Texas Electricity Market Restructuring Presentation

I was fortunate on Dec. 9th to address an audience in Austin, Texas on the costs of green energy, with a focus on the development of alternative energy resources in the restructured Texas electricity market. The event was organized by the Texas Public Policy Foundation.

My slides (TPPF-2010-12-09-Treadway-panel2-vf) explain that policy makers need to craft a market platform to encourage investments in new, alternative resources, such as solar, wind, energy efficiency, demand response, combined heat and power. Most importantly, new pricing options will allow consumers to participate in markets in meaningful ways. New investment will be made by entrepreneurs (project developers, retail energy suppliers, etc.) as well as by consumers thmselves. 

Consumers!? Invest in energy resources? Perhaps you thought consumers were simply destined to consume? Of course they consume, but in the electric industry, consumers have been systematically excluded from serious participation in the energy market. We are beginning to realize that consumer reactions to market prices can result in new investments — by consumers and others — in their homes and businesses. Consumers need information — pricing and technical information — to make better choices. They may invest in an efficient appliance, a smart appliance, an in-home device to display pricing and usage data, a distributed renewable energy technology, etc.

Consumers are the “missing half” of the electricity market during the past century. Consumers  have been presented with one-size-fits-all regulated energy tariffs which were design to provide predictable revenue recovery, not a price response! That bears repeating. Regulated electricity rate design operates under certain principles, key among which is revenue recovery. Regulators and regulated utilities place a premium on the stability and predictability of revenues. However, this thinking is changing. As consumers are presented with more diverse options and information, they respond in new ways. In competitive electricity markets, energy suppliers determine how best to package products, set prices, and offer solutions that are meaningful to consumers. It is a dynamic situation, and restructured retail electricity markets are in the very early stages of development.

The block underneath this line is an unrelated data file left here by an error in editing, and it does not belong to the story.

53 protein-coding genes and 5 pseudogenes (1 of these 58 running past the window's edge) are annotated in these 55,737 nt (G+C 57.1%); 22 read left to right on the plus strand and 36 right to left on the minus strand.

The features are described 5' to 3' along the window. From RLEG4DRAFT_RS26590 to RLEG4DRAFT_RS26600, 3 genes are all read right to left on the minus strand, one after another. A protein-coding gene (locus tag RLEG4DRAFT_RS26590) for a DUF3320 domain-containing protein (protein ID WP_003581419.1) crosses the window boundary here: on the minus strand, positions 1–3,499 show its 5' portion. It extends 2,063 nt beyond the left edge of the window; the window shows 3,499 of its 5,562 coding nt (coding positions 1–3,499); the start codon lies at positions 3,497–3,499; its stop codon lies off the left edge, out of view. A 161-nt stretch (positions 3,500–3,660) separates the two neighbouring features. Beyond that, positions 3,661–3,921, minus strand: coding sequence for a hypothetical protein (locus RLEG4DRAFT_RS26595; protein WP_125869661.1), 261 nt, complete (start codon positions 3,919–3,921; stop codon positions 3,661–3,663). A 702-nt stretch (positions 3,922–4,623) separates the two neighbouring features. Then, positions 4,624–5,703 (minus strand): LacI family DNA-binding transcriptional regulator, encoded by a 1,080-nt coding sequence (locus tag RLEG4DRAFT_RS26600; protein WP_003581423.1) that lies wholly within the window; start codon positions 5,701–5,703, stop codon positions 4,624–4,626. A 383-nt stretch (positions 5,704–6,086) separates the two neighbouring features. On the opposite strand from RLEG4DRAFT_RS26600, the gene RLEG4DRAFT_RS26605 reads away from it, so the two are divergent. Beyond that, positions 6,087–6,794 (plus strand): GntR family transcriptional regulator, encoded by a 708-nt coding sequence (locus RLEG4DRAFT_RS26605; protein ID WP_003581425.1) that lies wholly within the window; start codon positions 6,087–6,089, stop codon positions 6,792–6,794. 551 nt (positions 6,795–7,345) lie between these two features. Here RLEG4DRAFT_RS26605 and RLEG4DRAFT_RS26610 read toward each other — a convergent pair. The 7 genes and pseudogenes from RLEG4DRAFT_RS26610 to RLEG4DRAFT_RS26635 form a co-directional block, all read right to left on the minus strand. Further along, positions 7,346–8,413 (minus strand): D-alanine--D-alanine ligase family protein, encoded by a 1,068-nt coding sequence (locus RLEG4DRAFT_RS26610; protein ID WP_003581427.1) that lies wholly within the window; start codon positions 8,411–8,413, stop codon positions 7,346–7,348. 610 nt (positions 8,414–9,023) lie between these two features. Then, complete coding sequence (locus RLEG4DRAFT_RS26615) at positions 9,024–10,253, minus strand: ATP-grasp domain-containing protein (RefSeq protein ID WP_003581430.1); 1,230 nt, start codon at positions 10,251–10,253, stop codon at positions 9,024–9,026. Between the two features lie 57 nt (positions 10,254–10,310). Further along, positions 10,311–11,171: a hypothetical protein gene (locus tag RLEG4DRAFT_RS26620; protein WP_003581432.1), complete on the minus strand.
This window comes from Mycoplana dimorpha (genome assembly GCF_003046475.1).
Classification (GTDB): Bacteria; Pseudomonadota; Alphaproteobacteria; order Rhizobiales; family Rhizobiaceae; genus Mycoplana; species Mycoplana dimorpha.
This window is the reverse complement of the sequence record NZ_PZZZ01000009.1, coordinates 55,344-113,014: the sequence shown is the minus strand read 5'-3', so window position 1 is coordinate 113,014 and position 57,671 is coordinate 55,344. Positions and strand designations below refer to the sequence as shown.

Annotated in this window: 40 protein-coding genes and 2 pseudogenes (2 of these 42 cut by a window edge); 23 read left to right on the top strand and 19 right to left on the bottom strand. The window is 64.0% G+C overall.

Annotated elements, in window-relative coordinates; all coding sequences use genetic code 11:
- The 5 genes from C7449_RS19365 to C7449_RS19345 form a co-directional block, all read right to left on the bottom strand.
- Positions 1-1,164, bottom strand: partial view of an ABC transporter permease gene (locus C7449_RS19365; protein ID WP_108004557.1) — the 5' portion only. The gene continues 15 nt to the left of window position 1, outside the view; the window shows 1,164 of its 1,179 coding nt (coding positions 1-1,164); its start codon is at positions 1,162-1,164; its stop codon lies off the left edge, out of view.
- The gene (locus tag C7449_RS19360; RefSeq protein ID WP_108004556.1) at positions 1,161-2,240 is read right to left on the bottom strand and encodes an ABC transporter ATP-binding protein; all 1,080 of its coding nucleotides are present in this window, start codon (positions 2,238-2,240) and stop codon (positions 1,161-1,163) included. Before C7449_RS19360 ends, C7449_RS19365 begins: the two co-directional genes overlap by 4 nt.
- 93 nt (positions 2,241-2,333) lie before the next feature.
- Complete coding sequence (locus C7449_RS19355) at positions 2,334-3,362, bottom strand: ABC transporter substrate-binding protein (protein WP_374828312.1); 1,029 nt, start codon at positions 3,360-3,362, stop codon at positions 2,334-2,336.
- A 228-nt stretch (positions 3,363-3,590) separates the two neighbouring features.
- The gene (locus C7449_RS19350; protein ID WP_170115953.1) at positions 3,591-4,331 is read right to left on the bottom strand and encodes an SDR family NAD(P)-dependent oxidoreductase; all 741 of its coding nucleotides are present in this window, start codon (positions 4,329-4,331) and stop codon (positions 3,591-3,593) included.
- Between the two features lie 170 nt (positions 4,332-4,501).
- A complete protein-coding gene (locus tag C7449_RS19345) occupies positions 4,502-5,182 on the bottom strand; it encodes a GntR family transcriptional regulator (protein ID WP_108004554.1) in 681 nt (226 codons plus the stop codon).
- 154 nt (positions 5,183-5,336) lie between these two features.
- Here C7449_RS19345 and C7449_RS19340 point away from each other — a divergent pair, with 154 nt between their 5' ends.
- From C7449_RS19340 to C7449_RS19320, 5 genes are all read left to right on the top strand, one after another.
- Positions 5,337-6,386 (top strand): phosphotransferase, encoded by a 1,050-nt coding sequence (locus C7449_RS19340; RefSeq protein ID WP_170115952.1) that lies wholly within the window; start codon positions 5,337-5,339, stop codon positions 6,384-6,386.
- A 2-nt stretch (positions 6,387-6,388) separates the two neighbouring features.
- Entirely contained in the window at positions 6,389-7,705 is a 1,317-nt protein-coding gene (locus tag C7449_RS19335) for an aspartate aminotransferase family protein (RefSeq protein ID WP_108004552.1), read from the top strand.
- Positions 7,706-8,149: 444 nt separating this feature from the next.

Another key concept relates to a transition in thinking about the electric industry. Traditionally, we have viewed electricity as a commodity and we have talked about its price (cents per kWh or $ per MWh). Many people equate “competition in electricity” with competition among power plant operators and power marketers. Bulk power constitutes one-half of an electricity market. Consumers and their response to prices constitutes the other half. Over the next few decades, energy consumers in restructured retail electricity markets will adopt new behaviors and new technologies which fundamentally change the way the electric industry operates. More on that in an upcoming post.

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